John Barnard changed the face of Grand Prix racing with his revolutionary use of carbonfibre, but his time at McLaren wasn’t all plain sailing… Words James Page. Photography James Page/LAT.
“YOU HAD TO DESIGN DIFFERENTLY WITH IT – YOU HAD TO LEARN”
COMPOSITE PIONEER McLaren’s carbon crafter, Tom Barnard
Modern Formula One is a high-tech business, with aerospace levels of engineering and premises that more closely resemble laboratories than workshops. And if there’s one man who helped to set that standard, it’s John Barnard, whose uncompromising quest for perfection made him one of the most successful designers of all time. He pioneered the carbonfibre monocoque and the semi-automatic gearbox, and ploughed considerable time and energy into developing wind-tunnel set-ups that gave results which were as accurate and relevant for racing cars as they were for aircraft.
Barnard worked for Lola, Vel’s Parnelli Jones and Benetton, had two stints with Ferrari, established his own design company and introduced ground-effect technology to Indycar racing courtesy of the Chaparral 2K. But it’s what he did immediately after the last of those for which he’s best remembered. Chaparral boss Jim Hall had been rather too keen to take credit for the 2K, which Barnard designed in the front room of his childhood home in Wembley, so the two men parted company. Patrick Head of Williams then made the introduction that led to one of Grand Prix racing’s most formidable partnerships.
“Patrick phonedmeup,” recalls Barnard, “and said, ‘There’s this guy Ron Dennis who’s running a team and he wants someone to do a Formula Two car.’ I said, ‘I don’t really want to do a Formula Two car. I want to get into Formula One.’ The next thing I know, Ron’s on the phone: ‘No, I want to do a Formula One car. Come and see the place.’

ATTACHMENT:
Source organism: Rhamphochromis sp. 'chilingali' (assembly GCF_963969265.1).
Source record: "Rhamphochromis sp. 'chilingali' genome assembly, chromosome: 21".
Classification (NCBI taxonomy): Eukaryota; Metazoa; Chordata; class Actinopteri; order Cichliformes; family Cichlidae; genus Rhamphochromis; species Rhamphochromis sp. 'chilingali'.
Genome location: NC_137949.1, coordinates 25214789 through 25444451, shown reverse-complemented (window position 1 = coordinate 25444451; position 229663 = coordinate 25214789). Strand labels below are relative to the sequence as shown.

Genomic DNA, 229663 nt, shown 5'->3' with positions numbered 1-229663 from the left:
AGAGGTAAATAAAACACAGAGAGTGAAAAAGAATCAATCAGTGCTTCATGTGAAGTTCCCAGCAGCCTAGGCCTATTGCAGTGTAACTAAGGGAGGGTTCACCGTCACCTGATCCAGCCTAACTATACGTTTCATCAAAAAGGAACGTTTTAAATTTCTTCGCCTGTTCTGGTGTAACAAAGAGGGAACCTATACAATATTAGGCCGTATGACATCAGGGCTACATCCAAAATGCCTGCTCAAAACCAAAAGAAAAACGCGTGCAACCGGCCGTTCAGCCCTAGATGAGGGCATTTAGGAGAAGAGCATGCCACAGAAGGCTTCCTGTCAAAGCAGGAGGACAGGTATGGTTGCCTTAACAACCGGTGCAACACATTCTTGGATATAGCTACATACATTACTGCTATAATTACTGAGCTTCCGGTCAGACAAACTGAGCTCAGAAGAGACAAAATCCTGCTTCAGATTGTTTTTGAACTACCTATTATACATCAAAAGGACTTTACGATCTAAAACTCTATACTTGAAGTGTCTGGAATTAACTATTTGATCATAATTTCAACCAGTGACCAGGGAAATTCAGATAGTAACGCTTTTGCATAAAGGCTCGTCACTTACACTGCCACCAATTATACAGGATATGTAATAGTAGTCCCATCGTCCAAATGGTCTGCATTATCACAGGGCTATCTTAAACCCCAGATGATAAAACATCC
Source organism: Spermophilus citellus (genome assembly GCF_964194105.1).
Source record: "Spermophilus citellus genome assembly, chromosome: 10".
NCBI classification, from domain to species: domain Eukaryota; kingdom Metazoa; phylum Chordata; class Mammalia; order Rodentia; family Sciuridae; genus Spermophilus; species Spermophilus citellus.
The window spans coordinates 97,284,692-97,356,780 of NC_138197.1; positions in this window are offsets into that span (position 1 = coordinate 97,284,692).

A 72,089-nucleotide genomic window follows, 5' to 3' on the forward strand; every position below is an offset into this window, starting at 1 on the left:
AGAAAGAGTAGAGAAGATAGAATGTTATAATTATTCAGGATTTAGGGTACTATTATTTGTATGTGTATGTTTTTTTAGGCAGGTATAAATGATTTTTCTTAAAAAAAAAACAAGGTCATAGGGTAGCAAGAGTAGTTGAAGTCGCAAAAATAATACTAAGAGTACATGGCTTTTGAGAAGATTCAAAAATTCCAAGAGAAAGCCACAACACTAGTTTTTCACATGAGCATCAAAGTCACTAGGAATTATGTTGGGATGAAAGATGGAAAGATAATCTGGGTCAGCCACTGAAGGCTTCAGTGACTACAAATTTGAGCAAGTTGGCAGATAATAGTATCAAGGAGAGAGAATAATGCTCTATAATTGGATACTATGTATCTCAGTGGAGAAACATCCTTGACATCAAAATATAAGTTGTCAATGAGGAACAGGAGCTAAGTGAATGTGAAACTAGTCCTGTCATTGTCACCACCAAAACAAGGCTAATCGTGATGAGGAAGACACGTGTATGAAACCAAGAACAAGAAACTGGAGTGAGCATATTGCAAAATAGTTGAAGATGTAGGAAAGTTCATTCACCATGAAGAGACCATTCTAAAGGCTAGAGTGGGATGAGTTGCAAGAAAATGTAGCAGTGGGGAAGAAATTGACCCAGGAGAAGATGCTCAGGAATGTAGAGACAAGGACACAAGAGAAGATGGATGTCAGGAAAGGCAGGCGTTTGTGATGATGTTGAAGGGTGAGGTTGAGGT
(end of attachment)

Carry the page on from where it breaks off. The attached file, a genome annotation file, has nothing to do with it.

“I went down to Woking and met Ron, had a look around Project Four and we did a deal. That’s when I started the carbon chassis.” The ground-effect technology of the time demanded a narrow monocoque. Metal tubs built in such a way tended not to be stiff enough, and if they were stiff enough they were too heavy. What Barnard needed was a structure that was both stiff and light, which led him to carbonfibre.
The material had been around Grand Prix racing for a few years, but no one had harnessed its potential on the scale that he intended: “Some people were using it to stiffen rear-wing endplates and things like that, in some cases wrongly, and they snapped. [Brabham’s] Gordon Murray had done one or two panels – he’d substituted some aluminium flat panels for carbon ones, still glued and riveted in the same way.”
Designing a carbon monocoque presented a range of problems, one of which was how to create mounting points for major components without compromising the main structure. The answer came when Barnard went on a tour of BAe’s facility at Weybridge: “They were doing RB211 engine cowlings, which was a big but fairly simple shape with a honeycomb-core sandwich construction. They were making inserts – it was one bloke in this portioned-off area and he’d got a pillar drill and some really basic bits of gear. The trick was that they made stock blocks – plies of carbon cured to give you a thick block. You then cut a piece out so, where you were going to fix things in your honeycomb sandwich, you could fit your stock block, which would get bonded in when you cured everything. Then you could drill your stock block and put in a hard-point fixing. It bonded well to the honeycomb, it bonded well to the other carbon, its coefficient of expansion was correct and so on.
‘Fears that carbon would disintegrate were laid to rest when Watson had an enormous shunt and simply stepped out of the wreck’